V-carve Issues - Router Forums
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post #1 of 11 (permalink) Old 12-30-2018, 02:56 PM Thread Starter
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Default V-carve Issues

I'm having a heck of a time getting clean lines from my v carve bits. It seems like the bit is dull do to them splintering the wood but they are fairly new Amana bits. As you can see in the pictures it would take me a decade to sand.

From the pictures can you tell if my bits are dull or is my rpm's to high. I really don't know what my rpms do to its a bosch router.
Any advise and help is greatly appreciated.
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post #2 of 11 (permalink) Old 12-30-2018, 06:59 PM
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Wow that's pretty rough, what's your feedrate?
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post #3 of 11 (permalink) Old 12-30-2018, 07:58 PM
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N/a ... are you hogging out all w/ the V-bit?
You'll definitely dull the bit.
Hogout w/ 1/8~1/4" then go around perimeter with the vbit.
Provided you're on the same depth. You'll have less but wider tool path
and have it sanded within the day.

At first it looks like HDU.

Stay tuned more to come...
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post #4 of 11 (permalink) Old 12-30-2018, 08:09 PM Thread Starter
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I will give that a try thanks for the reply
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post #5 of 11 (permalink) Old 12-30-2018, 11:08 PM
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Welcome to the forum @whitleymw ! When you get a minute complete your profile with first name so it clears the N/a in the side panel. You can also add your location.

I cut things like that with a 90 or 60 bit and take two or three passes with the last one being about 0.005" lower than the one before it. That seems to clean out the fuzz sufficiently.

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post #6 of 11 (permalink) Old 12-31-2018, 12:28 PM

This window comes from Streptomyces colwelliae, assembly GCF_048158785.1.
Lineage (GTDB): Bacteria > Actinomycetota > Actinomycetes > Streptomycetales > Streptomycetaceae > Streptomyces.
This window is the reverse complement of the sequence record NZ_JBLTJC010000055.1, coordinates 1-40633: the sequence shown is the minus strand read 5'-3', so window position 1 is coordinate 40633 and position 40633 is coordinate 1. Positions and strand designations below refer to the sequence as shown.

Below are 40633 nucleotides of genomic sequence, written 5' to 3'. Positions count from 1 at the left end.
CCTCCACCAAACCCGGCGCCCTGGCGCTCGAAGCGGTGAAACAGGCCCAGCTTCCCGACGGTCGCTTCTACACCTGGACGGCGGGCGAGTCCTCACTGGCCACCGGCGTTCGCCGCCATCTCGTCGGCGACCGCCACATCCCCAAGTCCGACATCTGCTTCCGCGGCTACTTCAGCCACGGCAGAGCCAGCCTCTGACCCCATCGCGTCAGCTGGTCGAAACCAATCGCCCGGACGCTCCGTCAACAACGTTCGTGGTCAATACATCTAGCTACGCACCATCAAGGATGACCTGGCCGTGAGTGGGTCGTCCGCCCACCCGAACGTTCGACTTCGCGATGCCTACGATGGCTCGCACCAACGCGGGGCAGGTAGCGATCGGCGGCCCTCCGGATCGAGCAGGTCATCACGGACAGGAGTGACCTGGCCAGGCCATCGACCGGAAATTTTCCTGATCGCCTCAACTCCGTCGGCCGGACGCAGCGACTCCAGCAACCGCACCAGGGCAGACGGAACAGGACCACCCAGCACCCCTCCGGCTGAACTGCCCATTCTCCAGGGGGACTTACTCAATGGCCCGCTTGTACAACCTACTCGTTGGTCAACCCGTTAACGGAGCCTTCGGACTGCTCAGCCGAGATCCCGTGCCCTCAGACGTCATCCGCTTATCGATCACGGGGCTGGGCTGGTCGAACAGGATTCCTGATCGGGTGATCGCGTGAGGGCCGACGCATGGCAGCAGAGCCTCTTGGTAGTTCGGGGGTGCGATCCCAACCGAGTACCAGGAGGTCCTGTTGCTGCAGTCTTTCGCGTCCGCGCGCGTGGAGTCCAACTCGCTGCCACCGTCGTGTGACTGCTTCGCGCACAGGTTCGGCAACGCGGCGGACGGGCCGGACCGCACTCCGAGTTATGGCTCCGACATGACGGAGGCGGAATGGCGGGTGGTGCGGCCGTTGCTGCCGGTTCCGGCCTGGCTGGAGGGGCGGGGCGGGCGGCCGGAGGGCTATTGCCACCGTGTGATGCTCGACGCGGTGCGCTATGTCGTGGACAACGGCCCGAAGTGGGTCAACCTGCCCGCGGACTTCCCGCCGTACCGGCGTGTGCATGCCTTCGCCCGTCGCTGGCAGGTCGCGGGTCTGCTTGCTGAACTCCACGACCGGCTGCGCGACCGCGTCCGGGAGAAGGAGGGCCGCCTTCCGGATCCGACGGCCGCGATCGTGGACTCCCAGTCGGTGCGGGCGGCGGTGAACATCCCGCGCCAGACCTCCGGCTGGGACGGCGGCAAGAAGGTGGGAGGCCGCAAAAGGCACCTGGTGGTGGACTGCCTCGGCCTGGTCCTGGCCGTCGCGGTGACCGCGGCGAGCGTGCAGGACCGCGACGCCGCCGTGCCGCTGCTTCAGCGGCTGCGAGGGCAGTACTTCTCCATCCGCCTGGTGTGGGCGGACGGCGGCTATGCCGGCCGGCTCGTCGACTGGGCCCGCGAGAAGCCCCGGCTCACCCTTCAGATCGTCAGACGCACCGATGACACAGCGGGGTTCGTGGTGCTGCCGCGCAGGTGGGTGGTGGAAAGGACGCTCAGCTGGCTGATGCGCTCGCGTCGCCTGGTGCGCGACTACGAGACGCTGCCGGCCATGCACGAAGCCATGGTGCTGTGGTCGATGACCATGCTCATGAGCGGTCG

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David, do you slow your feed rate on the last pass?
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post #7 of 11 (permalink) Old 12-31-2018, 12:33 PM
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Welcome to the Router Forums.

This might be related to the wood you are using for your project. Some woods will leave a lot of areas like this to clean up, others will cut so clean you won't have much cleanup or sanding.

Softer woods tend to tear and leave fuzzies you need to deal with while harder woods cut more cleanly. Also if the wood has a higher moisture content you will get more fuzzy areas that need cleaning.

When using softer woods you can set up your toolpaths to cut close to the lines then make a final pass to help clean up the fuzzies depending how bad they are like David suggests.

Also like Ronnie says you can get cleaner pockets if you use a larger tool to clear the majority of the waste.
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post #8 of 11 (permalink) Old 12-31-2018, 01:47 PM
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Quote:
Originally Posted by Pro4824 View Post
David, do you slow your feed rate on the last pass?
Rarely. If it is still fuzzy after dropping 0.005" then I'll make some changes but 90% of what I cut is Walnut and the rest is a blend of Maple, Cherry, Sapele and about 0.1% Pine. So 'fuzzy' doesn't really factor in with those woods but I do see it in some cross grain directions occasionally. I have found that dropping Z height zero by a few thousandths will clean up the fuzz quite nicely.

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post #9 of 11 (permalink) Old 12-31-2018, 02:00 PM
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Skip the Dish Bowl bit, thats good for bowls
or bottoms of boxes etc. Good for hogout w/ bit width allowance.
There are some bits out there that have a small
radius instead of sharp tips. Usually, .01~.04 give or take.
Meeting an angled side w/ rounded bit could be tricky, dunno.

Me honestly, I have not cut soft/hard wood yet.
I'm still gettin me shop org'd.
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post #10 of 11 (permalink) Old 01-02-2019, 10:28 PM
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I was having a terrible time using a (newish) 90 degree V bit until I watched this video youtube.com/watch?v=NugdOnwnnPY[
My 87 degree setting solved most of my problems.
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